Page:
#Black Church

Boston Herald

Hub legends Sam Black Church reunite for fundraiser

Sam Black Church has a ton of killer new stuff written. The legendary Boston hardcore/metal band has no plans to record it. Yet. The band’s sizable cult has been here before. Back in 2016, Sam Black Church reformed for three sold-out shows (two at the Sinclair, one at the Brighton Music Hall) and many fans and members of the band thought more gigs and new records might follow. But life got in the way. Now Sam Black Church is ready to stomp again with two sold-out Paradise shows Oct. 1 & 2.
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Weill Cornell Medicine launches ambitious community vaccination and education efforts

With vaccine availability growing in New York City and across the country, attention is increasingly turning to those who remain hesitant to receive it. Between 70 to 90 percent of the population needs to be vaccinated in order to reach herd immunity and bring the pandemic under control, according to public health experts. Yet 14 percent of Americans say they will definitely not get a vaccine and another 13 percent want to wait and see how they work or will only get one if required, a Kaiser Family Foundation (KFF) poll found in July.

Lawyer-minister made a big difference

• The Rev. Taylor Boone was both a lawyer and a United Methodist minister in San Antonio. • As a lawyer, he had the key role in bringing about a hospital partnership that greatly expanded United Methodist-affiliated health care across San Antonio and South Texas. • - Boone entered seminary...

Clerical Error: Clericalism, Leadership, and Pastoral Care

Editor’s Note: This article appears in the latest issue of Spectrum (volume 49, issue 3). If you’re not already a member of Adventist Forum, click here to join today and receive this issue. For fifty years, I have lived, worked, and socialized in the Newbold community—both in a paid and...

The Washington National Cathedral Plans to Replace Confederate Images with Themes of Racial Justice. Why Did it Take So Long?

In 1963 Dr. Martin Luther King Jr. famously said that “the most segregated hour in this nation is Sunday at 11:00 a.m.” King’s quote was in reference to the point of the week in which Christian church services were held and the irony of sanctuaries all across the country being rife with racial division, despite the fact that segregated churches essentially contradicted basic values of Christianity.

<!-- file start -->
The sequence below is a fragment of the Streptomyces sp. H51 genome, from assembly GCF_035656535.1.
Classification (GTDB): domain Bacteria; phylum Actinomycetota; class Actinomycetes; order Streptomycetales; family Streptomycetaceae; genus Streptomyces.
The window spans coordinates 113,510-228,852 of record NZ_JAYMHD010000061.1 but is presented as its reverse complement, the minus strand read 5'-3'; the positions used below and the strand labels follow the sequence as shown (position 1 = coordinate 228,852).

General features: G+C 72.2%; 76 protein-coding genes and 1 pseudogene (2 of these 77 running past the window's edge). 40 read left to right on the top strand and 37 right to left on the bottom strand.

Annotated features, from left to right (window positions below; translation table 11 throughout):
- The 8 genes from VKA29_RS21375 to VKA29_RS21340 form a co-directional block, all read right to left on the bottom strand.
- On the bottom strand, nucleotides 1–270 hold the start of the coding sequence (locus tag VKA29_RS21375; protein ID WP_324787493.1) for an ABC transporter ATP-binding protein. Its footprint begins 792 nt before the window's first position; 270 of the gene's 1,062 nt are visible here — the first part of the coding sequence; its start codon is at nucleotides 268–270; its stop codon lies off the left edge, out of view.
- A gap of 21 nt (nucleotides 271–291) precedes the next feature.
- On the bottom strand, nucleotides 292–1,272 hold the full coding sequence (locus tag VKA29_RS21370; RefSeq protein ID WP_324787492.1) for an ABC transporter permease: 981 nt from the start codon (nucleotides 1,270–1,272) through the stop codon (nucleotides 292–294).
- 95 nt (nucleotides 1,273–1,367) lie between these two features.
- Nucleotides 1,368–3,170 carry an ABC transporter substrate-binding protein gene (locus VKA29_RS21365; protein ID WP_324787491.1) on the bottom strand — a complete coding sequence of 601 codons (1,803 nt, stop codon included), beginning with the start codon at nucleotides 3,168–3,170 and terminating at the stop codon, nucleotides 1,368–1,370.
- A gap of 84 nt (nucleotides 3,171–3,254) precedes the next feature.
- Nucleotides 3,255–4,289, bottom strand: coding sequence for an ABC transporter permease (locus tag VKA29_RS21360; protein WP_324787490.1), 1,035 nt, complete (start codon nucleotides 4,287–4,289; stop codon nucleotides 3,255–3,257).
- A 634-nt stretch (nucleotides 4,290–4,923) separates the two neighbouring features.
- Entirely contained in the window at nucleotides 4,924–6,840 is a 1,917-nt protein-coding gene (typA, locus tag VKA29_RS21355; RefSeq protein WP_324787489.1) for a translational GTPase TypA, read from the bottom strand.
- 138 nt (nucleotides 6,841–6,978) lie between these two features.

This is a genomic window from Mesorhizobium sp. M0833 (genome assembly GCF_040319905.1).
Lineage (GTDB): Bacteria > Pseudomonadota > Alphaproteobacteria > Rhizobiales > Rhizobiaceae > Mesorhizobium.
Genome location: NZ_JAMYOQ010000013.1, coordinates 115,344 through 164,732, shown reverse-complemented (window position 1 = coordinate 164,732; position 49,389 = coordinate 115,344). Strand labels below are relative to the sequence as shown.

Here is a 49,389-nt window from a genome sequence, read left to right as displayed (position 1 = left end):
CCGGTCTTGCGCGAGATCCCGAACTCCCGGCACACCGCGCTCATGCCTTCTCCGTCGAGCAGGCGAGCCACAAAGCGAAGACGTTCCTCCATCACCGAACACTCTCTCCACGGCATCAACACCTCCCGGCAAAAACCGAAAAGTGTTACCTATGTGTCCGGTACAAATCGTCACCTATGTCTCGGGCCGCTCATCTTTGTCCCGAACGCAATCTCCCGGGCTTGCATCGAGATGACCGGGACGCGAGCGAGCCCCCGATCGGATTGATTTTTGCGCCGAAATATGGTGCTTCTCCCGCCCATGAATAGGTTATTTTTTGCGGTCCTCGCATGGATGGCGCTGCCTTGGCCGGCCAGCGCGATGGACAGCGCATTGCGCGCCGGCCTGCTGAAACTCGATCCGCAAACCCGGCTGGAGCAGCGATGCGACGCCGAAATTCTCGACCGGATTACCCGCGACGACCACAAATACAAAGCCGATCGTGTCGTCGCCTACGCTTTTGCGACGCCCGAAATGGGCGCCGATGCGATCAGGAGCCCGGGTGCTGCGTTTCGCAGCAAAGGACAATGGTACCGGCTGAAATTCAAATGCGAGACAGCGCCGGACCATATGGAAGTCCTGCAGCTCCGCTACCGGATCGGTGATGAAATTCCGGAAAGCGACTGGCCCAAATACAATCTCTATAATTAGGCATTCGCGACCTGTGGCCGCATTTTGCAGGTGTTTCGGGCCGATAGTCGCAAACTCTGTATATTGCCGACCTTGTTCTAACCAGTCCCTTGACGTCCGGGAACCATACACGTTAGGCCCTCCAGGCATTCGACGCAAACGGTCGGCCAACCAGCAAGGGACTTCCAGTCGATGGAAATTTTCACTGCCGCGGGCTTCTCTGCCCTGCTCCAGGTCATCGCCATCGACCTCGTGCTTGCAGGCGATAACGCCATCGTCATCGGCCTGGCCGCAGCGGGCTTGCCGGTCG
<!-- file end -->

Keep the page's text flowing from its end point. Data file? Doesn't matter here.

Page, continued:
A reunion shows former Triangle neighbors a past replaced by gentrification

On its 111th birthday, friends from College Park reunited around a childhood neighborhood they scarcely recognized — its corner stores and bungalows mostly taken by bulldozers. The hospital where the elders were born — proud St. Agnes, long Raleigh’s only option for Black people — stands as a stone skeleton...
Kokomo Tribune

Wallace Temple AME Zion Church celebrates 100 years

ANDERSON — Each year in January, members of the congregation at Wallace Temple African Methodist Episcopal Zion Church participate in a Roll Call event. As their names are called out, they come forward to share a favorite Bible verse or give a personal testimony followed by the donation of one dollar for each year of membership in the church.

Goin’ to worship: Sunday is a lifeline of Greenwood’s legacy and future

The Oklahoma Eagle’s “Of Greenwood” series is part of our 2nd Century Campaign, which commemorates the hundredth anniversary of this African American newspaper. This series is made possible through our partnership with Liberty Mutual Insurance. By Gary Lee, The Oklahoma Eagle. Photography by Jezrel White & Basil Childers. When Pastor...
The Independent

John Shelby Spong: US bishop who championed inclusivity in the church

The Right Rev John Shelby Spong, a liberal theologian and former bishop who shook up the modern Episcopal Church, championing the inclusion of women and LGBTQ+ people in the clergy while promoting a nonliteral interpretation of scripture, has died aged 90. Spong was an outspoken leader of the church’s liberal...

Covid Impact/Vaccine PSA

The series on “The Black Church in Detroit” examines the impact of covid-19 on ministers and their congregations. We’ll hear the stories of loss and grief caused by the pandemic and talk about vaccine hesitancy in the African American community. Plus, a look at the Black church’s role in alleviating this public health crisis. Episode 4939.